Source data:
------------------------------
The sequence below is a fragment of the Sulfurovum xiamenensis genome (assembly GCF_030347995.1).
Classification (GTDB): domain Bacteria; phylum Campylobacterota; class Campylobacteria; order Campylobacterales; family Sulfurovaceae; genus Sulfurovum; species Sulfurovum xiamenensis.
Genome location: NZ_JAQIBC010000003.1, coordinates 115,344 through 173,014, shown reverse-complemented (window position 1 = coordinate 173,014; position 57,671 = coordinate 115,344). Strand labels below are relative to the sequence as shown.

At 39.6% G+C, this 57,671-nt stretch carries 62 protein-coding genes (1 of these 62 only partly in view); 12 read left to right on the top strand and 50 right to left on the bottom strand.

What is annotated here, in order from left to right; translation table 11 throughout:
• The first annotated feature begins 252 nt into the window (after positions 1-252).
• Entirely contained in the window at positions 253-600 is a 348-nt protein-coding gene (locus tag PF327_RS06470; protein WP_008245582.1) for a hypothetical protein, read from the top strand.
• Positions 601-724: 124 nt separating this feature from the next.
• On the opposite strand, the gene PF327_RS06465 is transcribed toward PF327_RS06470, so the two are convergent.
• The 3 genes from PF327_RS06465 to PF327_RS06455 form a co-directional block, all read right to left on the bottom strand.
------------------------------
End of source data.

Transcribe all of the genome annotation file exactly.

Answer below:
The sequence below is a fragment of the Sulfurovum xiamenensis genome (assembly GCF_030347995.1).
Classification (GTDB): domain Bacteria; phylum Campylobacterota; class Campylobacteria; order Campylobacterales; family Sulfurovaceae; genus Sulfurovum; species Sulfurovum xiamenensis.
Genome location: NZ_JAQIBC010000003.1, coordinates 115,344 through 173,014, shown reverse-complemented (window position 1 = coordinate 173,014; position 57,671 = coordinate 115,344). Strand labels below are relative to the sequence as shown.

At 39.6% G+C, this 57,671-nt stretch carries 62 protein-coding genes (1 of these 62 only partly in view); 12 read left to right on the top strand and 50 right to left on the bottom strand.

What is annotated here, in order from left to right; translation table 11 throughout:
• The first annotated feature begins 252 nt into the window (after positions 1-252).
• Entirely contained in the window at positions 253-600 is a 348-nt protein-coding gene (locus tag PF327_RS06470; protein WP_008245582.1) for a hypothetical protein, read from the top strand.
• Positions 601-724: 124 nt separating this feature from the next.
• On the opposite strand, the gene PF327_RS06465 is transcribed toward PF327_RS06470, so the two are convergent.
• The 3 genes from PF327_RS06465 to PF327_RS06455 form a co-directional block, all read right to left on the bottom strand.